The Tai chi movements (tai chi postures) teach us many things. On a Physical level, they teach us about balance, timing, coordination etc. Building a strong body that is needed for a healthy life. Also by strengthening the body in this way, it enables us to then be more relaxed in our movement, so that in the higher levels of training we can achieve higher Qi Flow.
When we first start training, everyone learns to do the movements in the same way, as they were designed in a way to be physically balanced, thus balancing out any internal problems etc.
Through our training, the movements teach us how to become in touch with our Qi, linking the external movement with the internal Qi flow in the body. This is why practitioners at the highest levels all look slightly different doing their form, as they're doing what their Qi wants to do, not what they've been told to do. Though it is very important to do the set way of movement in the beginning, as if your Qi is far to Yin for instance, then you don't want to do your form in harmony with that, as then you will never balance out. The set way of doing the movements have a balance of Yin and Yang.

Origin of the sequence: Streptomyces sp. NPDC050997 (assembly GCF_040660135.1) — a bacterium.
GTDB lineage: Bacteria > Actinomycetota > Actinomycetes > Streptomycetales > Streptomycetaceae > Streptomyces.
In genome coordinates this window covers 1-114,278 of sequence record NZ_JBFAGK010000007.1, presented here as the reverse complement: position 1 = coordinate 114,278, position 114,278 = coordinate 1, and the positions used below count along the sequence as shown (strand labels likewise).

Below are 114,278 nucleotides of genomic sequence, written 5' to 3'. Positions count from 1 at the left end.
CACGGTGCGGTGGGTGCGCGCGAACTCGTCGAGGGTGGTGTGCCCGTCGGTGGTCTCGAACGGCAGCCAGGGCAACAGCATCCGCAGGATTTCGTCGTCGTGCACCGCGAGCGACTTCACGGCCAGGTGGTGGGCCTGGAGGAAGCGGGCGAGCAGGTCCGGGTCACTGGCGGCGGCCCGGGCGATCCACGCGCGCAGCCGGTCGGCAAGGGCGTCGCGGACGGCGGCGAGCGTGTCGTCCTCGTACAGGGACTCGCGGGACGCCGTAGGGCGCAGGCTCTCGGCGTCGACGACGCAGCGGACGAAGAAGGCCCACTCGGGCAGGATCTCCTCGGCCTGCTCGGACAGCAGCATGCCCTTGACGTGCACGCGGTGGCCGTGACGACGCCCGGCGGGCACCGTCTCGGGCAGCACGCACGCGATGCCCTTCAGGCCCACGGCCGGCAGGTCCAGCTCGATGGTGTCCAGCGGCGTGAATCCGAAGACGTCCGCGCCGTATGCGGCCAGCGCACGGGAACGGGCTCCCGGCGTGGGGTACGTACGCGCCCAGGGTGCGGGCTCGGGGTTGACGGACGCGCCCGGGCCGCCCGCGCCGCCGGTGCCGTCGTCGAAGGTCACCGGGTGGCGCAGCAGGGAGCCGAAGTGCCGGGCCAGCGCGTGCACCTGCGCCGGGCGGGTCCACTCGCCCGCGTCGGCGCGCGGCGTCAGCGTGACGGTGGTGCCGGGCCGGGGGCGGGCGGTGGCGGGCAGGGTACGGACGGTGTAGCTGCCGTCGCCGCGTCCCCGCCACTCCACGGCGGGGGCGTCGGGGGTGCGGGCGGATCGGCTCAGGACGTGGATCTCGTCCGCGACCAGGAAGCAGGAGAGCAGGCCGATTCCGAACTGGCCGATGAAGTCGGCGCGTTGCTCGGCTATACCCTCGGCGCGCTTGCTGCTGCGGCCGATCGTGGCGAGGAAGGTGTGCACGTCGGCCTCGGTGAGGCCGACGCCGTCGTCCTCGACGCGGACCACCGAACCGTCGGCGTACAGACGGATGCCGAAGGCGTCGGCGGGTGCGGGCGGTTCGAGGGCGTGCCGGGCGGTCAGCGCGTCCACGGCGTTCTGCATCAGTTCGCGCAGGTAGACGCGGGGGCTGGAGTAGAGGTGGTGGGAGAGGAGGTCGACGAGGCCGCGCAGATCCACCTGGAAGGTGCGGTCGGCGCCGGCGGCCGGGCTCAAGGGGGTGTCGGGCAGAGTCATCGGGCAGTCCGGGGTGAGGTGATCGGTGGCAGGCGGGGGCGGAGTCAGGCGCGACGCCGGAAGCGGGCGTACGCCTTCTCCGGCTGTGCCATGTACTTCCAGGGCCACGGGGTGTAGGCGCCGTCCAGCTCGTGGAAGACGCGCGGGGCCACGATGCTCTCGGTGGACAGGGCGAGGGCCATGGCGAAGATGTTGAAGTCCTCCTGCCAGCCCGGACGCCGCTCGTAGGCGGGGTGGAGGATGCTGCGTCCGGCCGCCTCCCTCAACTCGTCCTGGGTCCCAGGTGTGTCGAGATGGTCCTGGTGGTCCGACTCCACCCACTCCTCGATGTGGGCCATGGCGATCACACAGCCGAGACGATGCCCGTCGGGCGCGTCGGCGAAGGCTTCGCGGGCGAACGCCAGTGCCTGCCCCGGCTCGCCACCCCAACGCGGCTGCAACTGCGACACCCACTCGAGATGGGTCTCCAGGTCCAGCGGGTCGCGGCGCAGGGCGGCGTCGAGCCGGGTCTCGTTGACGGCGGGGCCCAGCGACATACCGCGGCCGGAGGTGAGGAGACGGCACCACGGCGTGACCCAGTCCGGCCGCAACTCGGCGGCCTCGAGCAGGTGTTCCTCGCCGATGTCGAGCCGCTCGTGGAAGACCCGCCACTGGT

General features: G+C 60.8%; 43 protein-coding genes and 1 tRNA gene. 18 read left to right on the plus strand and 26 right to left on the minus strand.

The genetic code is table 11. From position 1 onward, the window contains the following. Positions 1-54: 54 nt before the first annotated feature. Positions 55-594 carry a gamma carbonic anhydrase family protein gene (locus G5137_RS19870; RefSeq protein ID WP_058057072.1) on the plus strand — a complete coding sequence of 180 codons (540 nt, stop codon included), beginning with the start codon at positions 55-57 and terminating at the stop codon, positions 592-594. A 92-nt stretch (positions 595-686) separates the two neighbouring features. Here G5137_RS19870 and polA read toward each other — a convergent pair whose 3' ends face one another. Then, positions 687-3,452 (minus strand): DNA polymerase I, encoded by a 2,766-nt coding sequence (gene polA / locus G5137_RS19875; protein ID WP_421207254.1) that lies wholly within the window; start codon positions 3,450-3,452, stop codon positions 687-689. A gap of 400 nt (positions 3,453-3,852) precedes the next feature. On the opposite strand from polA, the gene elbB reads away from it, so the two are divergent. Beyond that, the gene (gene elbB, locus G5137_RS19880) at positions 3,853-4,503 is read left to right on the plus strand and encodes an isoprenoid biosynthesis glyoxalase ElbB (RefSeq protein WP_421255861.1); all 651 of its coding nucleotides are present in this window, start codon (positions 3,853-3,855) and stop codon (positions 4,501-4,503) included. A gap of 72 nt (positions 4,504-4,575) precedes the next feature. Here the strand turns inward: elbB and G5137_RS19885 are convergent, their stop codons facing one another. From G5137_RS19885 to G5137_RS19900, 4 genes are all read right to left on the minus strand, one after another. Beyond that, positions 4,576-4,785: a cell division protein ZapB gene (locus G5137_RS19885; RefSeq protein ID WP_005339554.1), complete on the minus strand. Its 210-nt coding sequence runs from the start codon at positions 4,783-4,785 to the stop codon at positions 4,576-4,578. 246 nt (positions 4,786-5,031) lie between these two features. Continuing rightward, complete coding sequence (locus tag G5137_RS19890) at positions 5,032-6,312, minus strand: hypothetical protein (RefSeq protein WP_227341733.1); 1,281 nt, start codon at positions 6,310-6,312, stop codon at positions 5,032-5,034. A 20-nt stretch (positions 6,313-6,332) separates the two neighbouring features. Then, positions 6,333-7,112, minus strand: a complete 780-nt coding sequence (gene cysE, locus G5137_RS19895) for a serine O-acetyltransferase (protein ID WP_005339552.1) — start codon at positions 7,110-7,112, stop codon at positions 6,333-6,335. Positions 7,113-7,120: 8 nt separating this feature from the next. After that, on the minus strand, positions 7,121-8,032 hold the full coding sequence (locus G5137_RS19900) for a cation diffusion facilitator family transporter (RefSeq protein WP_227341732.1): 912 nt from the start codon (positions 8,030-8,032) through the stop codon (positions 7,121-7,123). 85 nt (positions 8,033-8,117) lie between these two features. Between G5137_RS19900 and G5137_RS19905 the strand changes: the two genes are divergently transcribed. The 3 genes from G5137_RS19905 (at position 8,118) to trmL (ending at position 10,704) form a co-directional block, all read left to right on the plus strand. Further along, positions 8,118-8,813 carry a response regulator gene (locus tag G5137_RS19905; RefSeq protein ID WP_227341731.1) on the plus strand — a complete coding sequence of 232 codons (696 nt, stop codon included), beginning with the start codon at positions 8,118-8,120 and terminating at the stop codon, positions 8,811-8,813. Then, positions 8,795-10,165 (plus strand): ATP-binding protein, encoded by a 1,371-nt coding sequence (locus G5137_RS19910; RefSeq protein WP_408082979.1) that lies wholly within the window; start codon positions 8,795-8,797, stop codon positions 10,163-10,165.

Each posture in Tai Chi has a deadly martial application, and teaches us about reflexive street fighting, unlike some styles that teach competition fighting, which are two very different things. Through the internal side of things, they teach us how to concentrate our intent to where the strike is etc, putting your whole bodies power in one spot.
The movements activate the energy meridians in the body, through stretching and palm to palm activation. Opening up the channels, clearing any blockages etc.